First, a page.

Respiratory tract infections such as pneumonia, influenza and tuberculosis account for almost 50 % of all deaths from infections. Accurate and rapid disease diagnosis is important for public health protection, monitoring transmission in the community and checking for increasing antibiotic resistance. The infectious disease testing market is growing rapidly, with the in-vitro diagnostics predicted to be worth $75.1 billion by 2020. Molecular diagnostic technologies will be a major driving force behind this growth, but there are issues concerning quality, comparability and traceability of measurements.
Bacteria and viruses present in clinical samples at very low levels make accurate disease detection and measurement challenging. A lack of measurement consistency can lead to over- or under-diagnosis, resulting in costly and inappropriate treatment. The EMRP project HLT08 Metrology for monitoring infectious diseases, antimicrobial resistance, and harmful micro-organisms successfully developed highly accurate SI traceable methods to support the quantification of bacteria in clinical samples and generated reference materials for use in External Quality Assessment schemes.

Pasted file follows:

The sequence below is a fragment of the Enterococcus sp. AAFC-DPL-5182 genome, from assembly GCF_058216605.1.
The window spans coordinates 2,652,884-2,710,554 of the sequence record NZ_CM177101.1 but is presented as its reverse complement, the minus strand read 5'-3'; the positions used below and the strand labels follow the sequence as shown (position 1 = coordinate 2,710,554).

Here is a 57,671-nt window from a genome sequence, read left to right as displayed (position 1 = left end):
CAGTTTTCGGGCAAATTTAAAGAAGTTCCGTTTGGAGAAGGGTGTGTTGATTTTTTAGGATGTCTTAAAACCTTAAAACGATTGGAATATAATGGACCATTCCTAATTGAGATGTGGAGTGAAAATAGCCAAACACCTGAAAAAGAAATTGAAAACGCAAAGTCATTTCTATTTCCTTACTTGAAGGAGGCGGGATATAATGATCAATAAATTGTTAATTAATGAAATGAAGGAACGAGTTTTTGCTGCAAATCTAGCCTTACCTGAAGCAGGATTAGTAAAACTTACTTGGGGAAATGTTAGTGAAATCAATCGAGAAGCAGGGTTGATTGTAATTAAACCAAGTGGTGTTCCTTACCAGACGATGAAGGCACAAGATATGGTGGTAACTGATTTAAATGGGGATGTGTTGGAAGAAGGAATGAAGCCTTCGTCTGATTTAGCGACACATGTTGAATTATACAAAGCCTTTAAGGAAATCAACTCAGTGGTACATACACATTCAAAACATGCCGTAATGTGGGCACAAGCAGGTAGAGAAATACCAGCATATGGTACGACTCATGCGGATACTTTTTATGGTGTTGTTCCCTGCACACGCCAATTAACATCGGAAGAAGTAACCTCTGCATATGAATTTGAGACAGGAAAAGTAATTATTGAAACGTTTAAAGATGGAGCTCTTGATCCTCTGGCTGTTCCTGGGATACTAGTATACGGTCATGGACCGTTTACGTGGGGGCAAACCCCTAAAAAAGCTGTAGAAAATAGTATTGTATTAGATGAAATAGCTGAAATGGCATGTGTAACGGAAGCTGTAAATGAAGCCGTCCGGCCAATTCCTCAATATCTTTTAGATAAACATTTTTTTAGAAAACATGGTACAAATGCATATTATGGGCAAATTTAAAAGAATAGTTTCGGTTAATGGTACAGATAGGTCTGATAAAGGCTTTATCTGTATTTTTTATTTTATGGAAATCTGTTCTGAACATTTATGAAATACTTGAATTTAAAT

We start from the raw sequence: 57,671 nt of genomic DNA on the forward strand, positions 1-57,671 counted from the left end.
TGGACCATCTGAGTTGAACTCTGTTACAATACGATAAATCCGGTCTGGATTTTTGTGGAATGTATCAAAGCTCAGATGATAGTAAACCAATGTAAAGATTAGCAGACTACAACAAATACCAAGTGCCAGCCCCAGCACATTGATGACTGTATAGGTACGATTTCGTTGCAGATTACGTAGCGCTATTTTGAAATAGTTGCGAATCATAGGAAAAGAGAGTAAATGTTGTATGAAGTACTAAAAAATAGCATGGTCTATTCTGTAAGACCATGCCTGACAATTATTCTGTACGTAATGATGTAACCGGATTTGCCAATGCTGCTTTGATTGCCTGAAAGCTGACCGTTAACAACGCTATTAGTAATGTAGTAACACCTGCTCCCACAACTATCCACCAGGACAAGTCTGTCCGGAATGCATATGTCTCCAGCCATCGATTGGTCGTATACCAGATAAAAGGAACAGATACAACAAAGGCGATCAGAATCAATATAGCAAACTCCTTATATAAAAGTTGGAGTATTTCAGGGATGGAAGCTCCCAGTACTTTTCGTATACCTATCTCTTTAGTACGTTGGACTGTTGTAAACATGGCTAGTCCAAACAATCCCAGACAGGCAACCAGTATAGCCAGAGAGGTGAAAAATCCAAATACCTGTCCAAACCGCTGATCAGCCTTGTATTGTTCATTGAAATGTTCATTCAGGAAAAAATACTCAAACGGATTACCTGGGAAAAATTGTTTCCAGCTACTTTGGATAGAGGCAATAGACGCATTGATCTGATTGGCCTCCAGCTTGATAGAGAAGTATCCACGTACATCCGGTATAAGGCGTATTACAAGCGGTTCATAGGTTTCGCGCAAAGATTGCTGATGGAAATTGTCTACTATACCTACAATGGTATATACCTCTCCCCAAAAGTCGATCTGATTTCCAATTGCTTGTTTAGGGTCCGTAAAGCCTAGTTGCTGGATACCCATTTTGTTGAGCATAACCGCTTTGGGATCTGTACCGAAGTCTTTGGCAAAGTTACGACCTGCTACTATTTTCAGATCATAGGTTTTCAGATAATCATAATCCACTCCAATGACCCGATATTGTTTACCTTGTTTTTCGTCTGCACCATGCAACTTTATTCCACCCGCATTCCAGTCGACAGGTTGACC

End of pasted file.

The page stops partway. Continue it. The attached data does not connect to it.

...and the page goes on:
- Developed quantitative, validated methods for the measurement of viruses and bacteria with known uncertainties for digital polymerase chain reaction (PCR) methods used for extracting and rapidly amplifying DNA.
- Developed a reference material and measurement framework using traceable digital PCR approaches in collaboration with end-user communities. The calibration and quality assurance of current clinical PCR for diagnostic kits and ‘in-house’ clinical tests for detecting bacterial diseases was improved.
- Evaluated new and emerging molecular approaches (next generation sequencing and epidemiology) for the surveillance and monitoring of bacterial infectious disease load and detection of antimicrobial resistant mutations.
- Evaluated new and emerging diagnostic technologies for the rapid detection of infectious agents including the measurement challenges associated with rapid, near-patient testing.
The project team worked with the standards, quality assurance and clinical communities to ensure the widest adoption of improved measurement methods and traceability. The project’s PCR reference material has enabled a number of clinical labs to confirm their PCR instruments’ response and gain SI traceability, and the digital PCR technique is now being included in relevant ISO standards. The provision of a metrology framework helps healthcare providers and the biotechnology/diagnostic industry to demonstrate the reliability and robustness of their assays and ultimately supports improved traceability for disease diagnosis and treatment. The research outputs are particularly important for supporting the proposed new network of Reference Laboratories for Class D (infectious pathogens) In Vitro Diagnostic devices (IVDs) and meeting the requirements for metrological traceability in the new EU IVD regulation.